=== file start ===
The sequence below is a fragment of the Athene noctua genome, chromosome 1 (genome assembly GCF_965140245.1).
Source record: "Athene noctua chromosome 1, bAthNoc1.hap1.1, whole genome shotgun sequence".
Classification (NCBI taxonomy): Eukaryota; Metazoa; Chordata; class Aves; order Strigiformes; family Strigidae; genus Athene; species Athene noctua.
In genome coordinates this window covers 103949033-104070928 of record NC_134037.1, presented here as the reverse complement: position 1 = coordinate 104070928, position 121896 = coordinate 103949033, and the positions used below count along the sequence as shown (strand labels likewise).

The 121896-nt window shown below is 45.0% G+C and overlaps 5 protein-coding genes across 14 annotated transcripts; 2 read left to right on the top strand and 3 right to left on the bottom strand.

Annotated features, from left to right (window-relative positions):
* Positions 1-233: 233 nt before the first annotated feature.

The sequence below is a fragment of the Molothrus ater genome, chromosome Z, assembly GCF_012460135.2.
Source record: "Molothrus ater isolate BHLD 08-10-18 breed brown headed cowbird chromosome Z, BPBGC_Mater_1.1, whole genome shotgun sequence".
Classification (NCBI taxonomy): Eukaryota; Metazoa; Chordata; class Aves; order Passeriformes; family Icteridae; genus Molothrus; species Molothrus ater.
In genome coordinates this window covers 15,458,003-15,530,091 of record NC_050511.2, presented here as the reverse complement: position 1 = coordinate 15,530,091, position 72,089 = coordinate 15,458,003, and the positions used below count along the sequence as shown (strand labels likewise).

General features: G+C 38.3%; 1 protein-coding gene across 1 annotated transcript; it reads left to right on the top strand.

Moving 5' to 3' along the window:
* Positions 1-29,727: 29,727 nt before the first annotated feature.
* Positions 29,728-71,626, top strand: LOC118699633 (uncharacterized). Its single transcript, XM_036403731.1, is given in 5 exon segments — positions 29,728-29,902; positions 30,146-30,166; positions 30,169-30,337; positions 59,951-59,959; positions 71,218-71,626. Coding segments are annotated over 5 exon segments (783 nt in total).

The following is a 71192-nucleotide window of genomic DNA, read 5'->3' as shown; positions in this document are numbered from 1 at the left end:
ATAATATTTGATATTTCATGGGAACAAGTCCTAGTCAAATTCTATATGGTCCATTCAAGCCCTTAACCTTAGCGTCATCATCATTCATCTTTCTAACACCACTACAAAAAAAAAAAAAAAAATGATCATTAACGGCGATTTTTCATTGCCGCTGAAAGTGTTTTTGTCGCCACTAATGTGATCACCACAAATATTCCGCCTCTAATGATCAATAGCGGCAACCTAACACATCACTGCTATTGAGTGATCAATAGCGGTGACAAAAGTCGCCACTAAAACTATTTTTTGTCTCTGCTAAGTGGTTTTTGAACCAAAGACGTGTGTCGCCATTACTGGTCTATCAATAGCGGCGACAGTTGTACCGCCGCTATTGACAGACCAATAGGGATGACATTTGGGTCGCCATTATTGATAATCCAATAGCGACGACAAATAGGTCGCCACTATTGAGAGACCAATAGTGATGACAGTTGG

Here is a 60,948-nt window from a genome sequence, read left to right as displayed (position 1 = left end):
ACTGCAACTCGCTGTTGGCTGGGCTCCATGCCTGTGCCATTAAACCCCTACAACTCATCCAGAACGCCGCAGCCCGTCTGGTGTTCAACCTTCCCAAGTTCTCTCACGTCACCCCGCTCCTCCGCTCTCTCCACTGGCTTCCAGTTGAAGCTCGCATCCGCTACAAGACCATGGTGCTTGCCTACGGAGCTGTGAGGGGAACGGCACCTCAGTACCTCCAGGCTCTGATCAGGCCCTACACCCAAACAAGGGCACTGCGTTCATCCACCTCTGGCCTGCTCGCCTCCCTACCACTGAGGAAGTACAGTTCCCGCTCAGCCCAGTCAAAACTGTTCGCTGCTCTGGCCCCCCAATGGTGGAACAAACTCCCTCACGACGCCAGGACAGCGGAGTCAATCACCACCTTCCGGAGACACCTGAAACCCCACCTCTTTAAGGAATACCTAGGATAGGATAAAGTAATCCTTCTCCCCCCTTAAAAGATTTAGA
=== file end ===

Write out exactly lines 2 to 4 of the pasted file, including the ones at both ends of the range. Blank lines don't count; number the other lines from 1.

Source record: "Athene noctua chromosome 1, bAthNoc1.hap1.1, whole genome shotgun sequence".
Classification (NCBI taxonomy): Eukaryota; Metazoa; Chordata; class Aves; order Strigiformes; family Strigidae; genus Athene; species Athene noctua.
In genome coordinates this window covers 103949033-104070928 of record NC_134037.1, presented here as the reverse complement: position 1 = coordinate 104070928, position 121896 = coordinate 103949033, and the positions used below count along the sequence as shown (strand labels likewise).